Corruption and bureaucracy in public services
The theory that we shall seek to elaborate here puts considerable emphasis on the importance of big-time corruption in reducing funding for service delivery, the value of bureaucracy as a means of delivering public services, and the level of politicization of the public bureaucracy. This paper seeks to fill a gap in the current literature by examining different aspects of the benefits of openness and transparency in tackling corruption in the public sector, the bureaucratization of service tasks, and the failure of bureaucratic systems in delivering public services. In sum, the results of the current paper provide useful insights on the context and causes of corruption, incentives to assure efficiency within the public bureaucracy, and the organizational limits of public bureaucracy.
Volume (Year): 14 (2012)
Issue (Month): Special No. 6 (November)
|Contact details of provider:|| Postal: 6 ROMANA PLACE, 70167 - BUCHAREST|
Web page: http://amfiteatrueconomic.ase.ro/
More information through EDIRC
References listed on IDEAS
Please report citation or reference errors to , or , if you are the registered author of the cited work, log in to your RePEc Author Service profile, click on "citations" and make appropriate adjustments.:
- Jac C Heckelman & Benjamin Powell, 2010.
"Corruption and the Institutional Environment for Growth,"
Comparative Economic Studies,
Palgrave Macmillan;Association for Comparative Economic Studies, vol. 52(3), pages 351-378, September.
- Heckelman, Jac C. & Powell, Benjamin, 2008. "Corruption and the Institutional Environment for Growth," Working Papers 2008-6, Suffolk University, Department of Economics.
- Alois Stutzer, 2008. "Bureaucratic Rents and Life Satisfaction," Journal of Law, Economics, and Organization, Oxford University Press, vol. 24(2), pages 476-488, October.
- Luechinger, Simon & Meier, Stephan & Stutzer, Alois, 2006. "Bureaucratic Rents and Life Satisfaction," IZA Discussion Papers 1964, Institute for the Study of Labor (IZA).
- Simon Luechinger & Stephan Meier & Alois Stutzer, 2006. "Bureaucratic Rents and Life Satisfaction," IEW - Working Papers 269, Institute for Empirical Research in Economics - University of Zurich.
- James P. Gander, 2011. "Microeconomics of Corruption Among Developing Economies," Working Paper Series, Department of Economics, University of Utah 2011_01, University of Utah, Department of Economics.
- Christopher Coyne, 2008. "The Politics of Bureaucracy and the failure of post-war reconstruction," Public Choice, Springer, vol. 135(1), pages 11-22, April.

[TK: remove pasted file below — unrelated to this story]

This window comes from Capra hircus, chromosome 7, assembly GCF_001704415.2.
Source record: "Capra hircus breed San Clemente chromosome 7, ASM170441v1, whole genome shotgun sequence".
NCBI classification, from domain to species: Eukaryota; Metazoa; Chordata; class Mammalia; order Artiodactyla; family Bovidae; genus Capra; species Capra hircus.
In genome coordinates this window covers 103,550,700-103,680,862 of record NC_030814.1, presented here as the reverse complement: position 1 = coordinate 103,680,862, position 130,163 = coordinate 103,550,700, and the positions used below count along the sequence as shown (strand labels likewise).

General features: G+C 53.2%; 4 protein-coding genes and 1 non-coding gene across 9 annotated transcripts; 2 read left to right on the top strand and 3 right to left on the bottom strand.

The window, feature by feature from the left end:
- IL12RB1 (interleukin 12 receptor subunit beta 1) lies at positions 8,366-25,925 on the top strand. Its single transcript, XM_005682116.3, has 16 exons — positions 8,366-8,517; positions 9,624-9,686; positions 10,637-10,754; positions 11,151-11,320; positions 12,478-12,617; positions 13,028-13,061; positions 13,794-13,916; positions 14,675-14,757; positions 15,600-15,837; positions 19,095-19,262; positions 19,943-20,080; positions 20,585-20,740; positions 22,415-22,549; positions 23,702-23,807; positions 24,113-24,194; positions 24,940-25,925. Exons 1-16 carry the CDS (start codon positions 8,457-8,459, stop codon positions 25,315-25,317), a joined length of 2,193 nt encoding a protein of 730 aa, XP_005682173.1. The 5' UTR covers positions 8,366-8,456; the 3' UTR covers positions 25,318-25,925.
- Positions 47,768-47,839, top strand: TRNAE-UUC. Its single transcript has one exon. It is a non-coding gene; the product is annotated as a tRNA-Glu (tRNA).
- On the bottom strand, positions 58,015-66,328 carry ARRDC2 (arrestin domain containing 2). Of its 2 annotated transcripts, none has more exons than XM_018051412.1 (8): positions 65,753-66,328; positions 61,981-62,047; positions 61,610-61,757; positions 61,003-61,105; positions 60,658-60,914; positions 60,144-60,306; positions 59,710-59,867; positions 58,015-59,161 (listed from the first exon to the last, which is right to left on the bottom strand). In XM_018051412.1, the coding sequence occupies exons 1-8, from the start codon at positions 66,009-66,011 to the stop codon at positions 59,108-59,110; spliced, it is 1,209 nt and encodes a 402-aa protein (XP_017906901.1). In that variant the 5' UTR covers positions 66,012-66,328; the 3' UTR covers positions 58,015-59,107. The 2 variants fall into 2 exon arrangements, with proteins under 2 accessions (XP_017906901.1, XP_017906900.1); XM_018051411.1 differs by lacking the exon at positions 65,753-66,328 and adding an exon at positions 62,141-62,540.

- Eric M. Uslaner, 2011. "Corruption and Inequality," ifo DICE Report, ifo Institute - Leibniz Institute for Economic Research at the University of Munich, vol. 9(2), pages 20-24, 07.
- Uslaner, Eric M., 2006. "Corruption and Inequality," WIDER Working Paper Series 034, World Institute for Development Economic Research (UNU-WIDER).
- Nathan M Jensen & Quan Li & Aminur Rahman, 2010. "Understanding corruption and firm responses in cross-national firm-level surveys," Journal of International Business Studies, Palgrave Macmillan;Academy of International Business, vol. 41(9), pages 1481-1504, December.
- Jakob Svensson, 2005. "Eight Questions about Corruption," Journal of Economic Perspectives, American Economic Association, vol. 19(3), pages 19-42, Summer.
- Rick Stapenhurst & Niall Johnston & Riccardo Pelizzo, 2006. "The Role of Parliaments in Curbing Corruption," World Bank Publications, The World Bank, number 7106. Full references (including those not matched with items on IDEAS)
When requesting a correction, please mention this item's handle: RePEc:aes:amfeco:v:14:y:2012:i:special_no_6:p:665-679. See general information about how to correct material in RePEc.
For technical questions regarding this item, or to correct its authors, title, abstract, bibliographic or download information, contact: (Valentin Dumitru)
If you have authored this item and are not yet registered with RePEc, we encourage you to do it here. This allows to link your profile to this item. It also allows you to accept potential citations to this item that we are uncertain about.
If references are entirely missing, you can add them using this form.
If the full references list an item that is present in RePEc, but the system did not link to it, you can help with this form.
If you know of missing items citing this one, you can help us creating those links by adding the relevant references in the same way as above, for each refering item. If you are a registered author of this item, you may also want to check the "citations" tab in your profile, as there may be some citations waiting for confirmation.
Please note that corrections may take a couple of weeks to filter through the various RePEc services.